Novel Fabrication and Simple Hybridization of Exotic Material MEMS

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Work in materials other than silicon for MEMS applications has typically been restricted to metals and metal oxides instead of more ''exotic'' semiconductors. However, group III-V and II-VI semiconductors form a very important and versatile collection of material and electronic parameters available to the MEMS and MOEMS designer. With these materials, not only are the traditional mechanical material variables (thermal conductivity, thermal expansion, Young's modulus, etc.) available, but also chemical constituents can be varied in ternary and quaternary materials. This flexibility can be extremely important for both friction and chemical compatibility issues for MEMS. In addition, the ability to continually ... continued below

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Datskos, P.G. & Rajic, S. November 13, 1999.

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Work in materials other than silicon for MEMS applications has typically been restricted to metals and metal oxides instead of more ''exotic'' semiconductors. However, group III-V and II-VI semiconductors form a very important and versatile collection of material and electronic parameters available to the MEMS and MOEMS designer. With these materials, not only are the traditional mechanical material variables (thermal conductivity, thermal expansion, Young's modulus, etc.) available, but also chemical constituents can be varied in ternary and quaternary materials. This flexibility can be extremely important for both friction and chemical compatibility issues for MEMS. In addition, the ability to continually vary the bandgap energy can be particularly useful for many electronics and infrared detection applications. However, there are two major obstacles associated with alternate semiconductor material MEMS. The first issue is the actual fabrication of non-silicon devices and the second impediment is communicating with these novel devices. We will describe an essentially material independent fabrication method that is amenable to most group III-V and II-VI semiconductors. This technique uses a combination of non-traditional direct write precision fabrication processes such as diamond turning, ion milling, laser ablation, etc. This type of deterministic fabrication approach lends itself to an almost trivial assembly process. We will also describe in detail the mechanical, electrical, and optical self-aligning hybridization technique used for these alternate-material MEMS.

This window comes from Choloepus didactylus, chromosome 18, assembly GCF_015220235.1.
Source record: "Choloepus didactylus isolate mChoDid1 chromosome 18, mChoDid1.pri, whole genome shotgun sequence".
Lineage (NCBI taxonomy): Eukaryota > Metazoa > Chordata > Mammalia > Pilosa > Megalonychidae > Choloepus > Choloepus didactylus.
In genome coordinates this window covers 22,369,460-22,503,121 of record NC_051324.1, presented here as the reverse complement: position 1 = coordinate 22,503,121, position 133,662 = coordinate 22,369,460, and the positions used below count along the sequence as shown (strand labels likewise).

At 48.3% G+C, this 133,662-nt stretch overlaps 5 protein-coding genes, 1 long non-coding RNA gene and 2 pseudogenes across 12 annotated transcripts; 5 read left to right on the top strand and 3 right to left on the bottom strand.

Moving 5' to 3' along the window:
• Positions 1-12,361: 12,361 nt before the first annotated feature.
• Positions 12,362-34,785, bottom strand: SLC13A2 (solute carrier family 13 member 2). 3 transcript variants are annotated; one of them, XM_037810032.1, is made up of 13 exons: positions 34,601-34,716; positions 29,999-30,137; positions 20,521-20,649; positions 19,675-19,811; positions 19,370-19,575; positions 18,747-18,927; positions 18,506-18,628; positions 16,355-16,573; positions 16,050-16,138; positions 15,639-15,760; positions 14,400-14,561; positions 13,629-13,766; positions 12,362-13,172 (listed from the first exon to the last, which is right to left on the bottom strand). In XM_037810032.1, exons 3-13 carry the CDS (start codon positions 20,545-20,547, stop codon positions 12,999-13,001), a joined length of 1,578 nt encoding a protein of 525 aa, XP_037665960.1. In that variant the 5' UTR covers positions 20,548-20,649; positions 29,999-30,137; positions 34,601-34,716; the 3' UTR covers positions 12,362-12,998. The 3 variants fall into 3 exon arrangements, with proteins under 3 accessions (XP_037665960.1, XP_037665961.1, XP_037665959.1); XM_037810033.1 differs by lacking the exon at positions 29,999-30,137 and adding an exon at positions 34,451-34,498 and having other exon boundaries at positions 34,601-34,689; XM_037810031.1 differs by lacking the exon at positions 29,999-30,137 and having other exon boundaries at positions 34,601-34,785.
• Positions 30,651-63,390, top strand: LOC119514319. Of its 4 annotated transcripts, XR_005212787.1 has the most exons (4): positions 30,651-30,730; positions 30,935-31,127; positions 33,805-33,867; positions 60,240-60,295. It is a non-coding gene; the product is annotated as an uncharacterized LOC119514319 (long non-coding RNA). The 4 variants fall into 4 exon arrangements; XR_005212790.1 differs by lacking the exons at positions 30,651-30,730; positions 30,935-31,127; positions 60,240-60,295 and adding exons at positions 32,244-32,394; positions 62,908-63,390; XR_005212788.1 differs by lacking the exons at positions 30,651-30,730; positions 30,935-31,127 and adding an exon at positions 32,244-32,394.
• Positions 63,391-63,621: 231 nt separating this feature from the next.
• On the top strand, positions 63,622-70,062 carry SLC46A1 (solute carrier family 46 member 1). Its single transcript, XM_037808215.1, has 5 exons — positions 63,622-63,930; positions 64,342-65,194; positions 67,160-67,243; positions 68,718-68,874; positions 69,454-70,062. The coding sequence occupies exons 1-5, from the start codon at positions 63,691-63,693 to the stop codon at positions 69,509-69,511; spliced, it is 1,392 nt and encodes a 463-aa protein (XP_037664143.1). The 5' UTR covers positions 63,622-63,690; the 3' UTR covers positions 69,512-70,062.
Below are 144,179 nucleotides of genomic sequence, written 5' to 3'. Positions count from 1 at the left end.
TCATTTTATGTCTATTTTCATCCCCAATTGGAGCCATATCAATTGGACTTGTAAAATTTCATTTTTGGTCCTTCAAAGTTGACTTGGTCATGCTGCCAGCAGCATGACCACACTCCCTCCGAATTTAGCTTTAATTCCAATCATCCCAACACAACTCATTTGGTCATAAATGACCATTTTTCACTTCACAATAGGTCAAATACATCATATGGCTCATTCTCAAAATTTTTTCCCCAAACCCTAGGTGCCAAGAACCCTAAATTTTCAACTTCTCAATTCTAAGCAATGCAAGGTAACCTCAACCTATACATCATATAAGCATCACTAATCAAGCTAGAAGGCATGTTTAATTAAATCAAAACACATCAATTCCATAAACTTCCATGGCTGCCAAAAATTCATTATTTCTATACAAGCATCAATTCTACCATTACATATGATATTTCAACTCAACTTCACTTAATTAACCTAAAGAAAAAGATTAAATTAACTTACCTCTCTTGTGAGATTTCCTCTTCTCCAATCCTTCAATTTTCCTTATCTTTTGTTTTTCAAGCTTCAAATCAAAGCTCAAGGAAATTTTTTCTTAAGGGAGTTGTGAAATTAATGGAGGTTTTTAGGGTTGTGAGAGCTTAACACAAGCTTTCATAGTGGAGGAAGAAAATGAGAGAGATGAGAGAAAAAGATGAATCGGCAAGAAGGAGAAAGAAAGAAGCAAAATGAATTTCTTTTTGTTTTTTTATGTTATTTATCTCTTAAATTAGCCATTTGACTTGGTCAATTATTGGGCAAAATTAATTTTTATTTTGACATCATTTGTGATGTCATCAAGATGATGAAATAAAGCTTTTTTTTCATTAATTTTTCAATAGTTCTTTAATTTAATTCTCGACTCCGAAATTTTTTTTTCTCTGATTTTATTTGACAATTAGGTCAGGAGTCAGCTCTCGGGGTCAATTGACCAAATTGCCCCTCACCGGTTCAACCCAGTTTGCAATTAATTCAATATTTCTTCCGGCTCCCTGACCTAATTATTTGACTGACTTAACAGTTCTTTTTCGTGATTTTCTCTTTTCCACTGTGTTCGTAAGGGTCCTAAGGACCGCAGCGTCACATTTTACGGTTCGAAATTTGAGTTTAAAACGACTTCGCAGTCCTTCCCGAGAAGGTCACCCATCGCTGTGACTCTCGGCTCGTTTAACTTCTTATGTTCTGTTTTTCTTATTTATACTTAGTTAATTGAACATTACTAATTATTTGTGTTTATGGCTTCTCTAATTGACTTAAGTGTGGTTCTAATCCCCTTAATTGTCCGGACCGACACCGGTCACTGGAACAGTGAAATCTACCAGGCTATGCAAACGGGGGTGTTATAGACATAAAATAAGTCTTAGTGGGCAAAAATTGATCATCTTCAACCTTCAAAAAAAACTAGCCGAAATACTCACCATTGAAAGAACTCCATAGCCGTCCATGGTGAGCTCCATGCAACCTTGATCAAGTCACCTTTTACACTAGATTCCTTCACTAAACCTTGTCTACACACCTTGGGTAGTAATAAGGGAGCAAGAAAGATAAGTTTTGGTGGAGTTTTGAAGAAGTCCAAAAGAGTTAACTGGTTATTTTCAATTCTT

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OSTI as DE00014609

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  • Report No.: ORNL/CP-104193
  • Grant Number: AC05-96OR22464
  • Office of Scientific & Technical Information Report Number: 14609
  • Archival Resource Key: ark:/67531/metadc621996

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Office of Scientific & Technical Information Technical Reports

Reports, articles and other documents harvested from the Office of Scientific and Technical Information.

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  • November 13, 1999

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  • June 16, 2015, 7:43 a.m.

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  • Jan. 22, 2016, 12:33 p.m.

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Datskos, P.G. & Rajic, S. Novel Fabrication and Simple Hybridization of Exotic Material MEMS, article, November 13, 1999; Tennessee. (digital.library.unt.edu/ark:/67531/metadc621996/: accessed July 15, 2018), University of North Texas Libraries, Digital Library, digital.library.unt.edu; crediting UNT Libraries Government Documents Department.